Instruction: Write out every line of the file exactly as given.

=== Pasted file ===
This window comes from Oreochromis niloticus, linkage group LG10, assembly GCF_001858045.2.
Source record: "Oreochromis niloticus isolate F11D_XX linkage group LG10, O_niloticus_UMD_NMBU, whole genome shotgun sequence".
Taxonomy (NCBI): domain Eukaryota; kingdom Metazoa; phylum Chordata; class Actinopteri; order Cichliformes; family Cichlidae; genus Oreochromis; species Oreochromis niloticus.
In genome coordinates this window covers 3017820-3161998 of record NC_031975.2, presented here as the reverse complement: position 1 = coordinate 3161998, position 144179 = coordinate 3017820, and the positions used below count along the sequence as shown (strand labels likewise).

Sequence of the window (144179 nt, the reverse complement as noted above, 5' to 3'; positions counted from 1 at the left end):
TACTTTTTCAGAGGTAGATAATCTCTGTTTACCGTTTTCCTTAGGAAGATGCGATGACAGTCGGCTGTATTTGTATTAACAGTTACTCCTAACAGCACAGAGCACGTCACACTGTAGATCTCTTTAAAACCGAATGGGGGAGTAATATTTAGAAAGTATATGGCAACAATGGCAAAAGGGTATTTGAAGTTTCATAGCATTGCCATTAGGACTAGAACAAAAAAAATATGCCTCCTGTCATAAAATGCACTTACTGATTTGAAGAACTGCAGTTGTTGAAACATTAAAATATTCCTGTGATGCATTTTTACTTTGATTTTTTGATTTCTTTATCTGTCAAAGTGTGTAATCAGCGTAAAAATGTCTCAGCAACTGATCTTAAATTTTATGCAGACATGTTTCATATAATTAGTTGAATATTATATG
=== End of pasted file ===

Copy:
This window comes from Oreochromis niloticus, linkage group LG10, assembly GCF_001858045.2.
Source record: "Oreochromis niloticus isolate F11D_XX linkage group LG10, O_niloticus_UMD_NMBU, whole genome shotgun sequence".
Taxonomy (NCBI): domain Eukaryota; kingdom Metazoa; phylum Chordata; class Actinopteri; order Cichliformes; family Cichlidae; genus Oreochromis; species Oreochromis niloticus.
In genome coordinates this window covers 3017820-3161998 of record NC_031975.2, presented here as the reverse complement: position 1 = coordinate 3161998, position 144179 = coordinate 3017820, and the positions used below count along the sequence as shown (strand labels likewise).

Sequence of the window (144179 nt, the reverse complement as noted above, 5' to 3'; positions counted from 1 at the left end):
TACTTTTTCAGAGGTAGATAATCTCTGTTTACCGTTTTCCTTAGGAAGATGCGATGACAGTCGGCTGTATTTGTATTAACAGTTACTCCTAACAGCACAGAGCACGTCACACTGTAGATCTCTTTAAAACCGAATGGGGGAGTAATATTTAGAAAGTATATGGCAACAATGGCAAAAGGGTATTTGAAGTTTCATAGCATTGCCATTAGGACTAGAACAAAAAAAATATGCCTCCTGTCATAAAATGCACTTACTGATTTGAAGAACTGCAGTTGTTGAAACATTAAAATATTCCTGTGATGCATTTTTACTTTGATTTTTTGATTTCTTTATCTGTCAAAGTGTGTAATCAGCGTAAAAATGTCTCAGCAACTGATCTTAAATTTTATGCAGACATGTTTCATATAATTAGTTGAATATTATATG